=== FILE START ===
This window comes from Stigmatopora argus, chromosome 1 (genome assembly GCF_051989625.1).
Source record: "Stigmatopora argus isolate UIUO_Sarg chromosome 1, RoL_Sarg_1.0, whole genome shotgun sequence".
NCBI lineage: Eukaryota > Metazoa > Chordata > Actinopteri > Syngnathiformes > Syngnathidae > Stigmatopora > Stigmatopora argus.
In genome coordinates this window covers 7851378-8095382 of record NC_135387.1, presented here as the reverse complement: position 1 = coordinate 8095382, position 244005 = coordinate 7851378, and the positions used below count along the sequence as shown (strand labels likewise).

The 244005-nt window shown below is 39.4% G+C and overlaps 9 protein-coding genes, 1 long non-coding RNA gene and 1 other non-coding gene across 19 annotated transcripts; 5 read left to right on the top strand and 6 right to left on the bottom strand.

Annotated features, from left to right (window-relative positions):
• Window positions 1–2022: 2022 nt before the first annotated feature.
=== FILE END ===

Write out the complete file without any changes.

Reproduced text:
This window comes from Stigmatopora argus, chromosome 1 (genome assembly GCF_051989625.1).
Source record: "Stigmatopora argus isolate UIUO_Sarg chromosome 1, RoL_Sarg_1.0, whole genome shotgun sequence".
NCBI lineage: Eukaryota > Metazoa > Chordata > Actinopteri > Syngnathiformes > Syngnathidae > Stigmatopora > Stigmatopora argus.
In genome coordinates this window covers 7851378-8095382 of record NC_135387.1, presented here as the reverse complement: position 1 = coordinate 8095382, position 244005 = coordinate 7851378, and the positions used below count along the sequence as shown (strand labels likewise).

The 244005-nt window shown below is 39.4% G+C and overlaps 9 protein-coding genes, 1 long non-coding RNA gene and 1 other non-coding gene across 19 annotated transcripts; 5 read left to right on the top strand and 6 right to left on the bottom strand.

Annotated features, from left to right (window-relative positions):
• Window positions 1–2022: 2022 nt before the first annotated feature.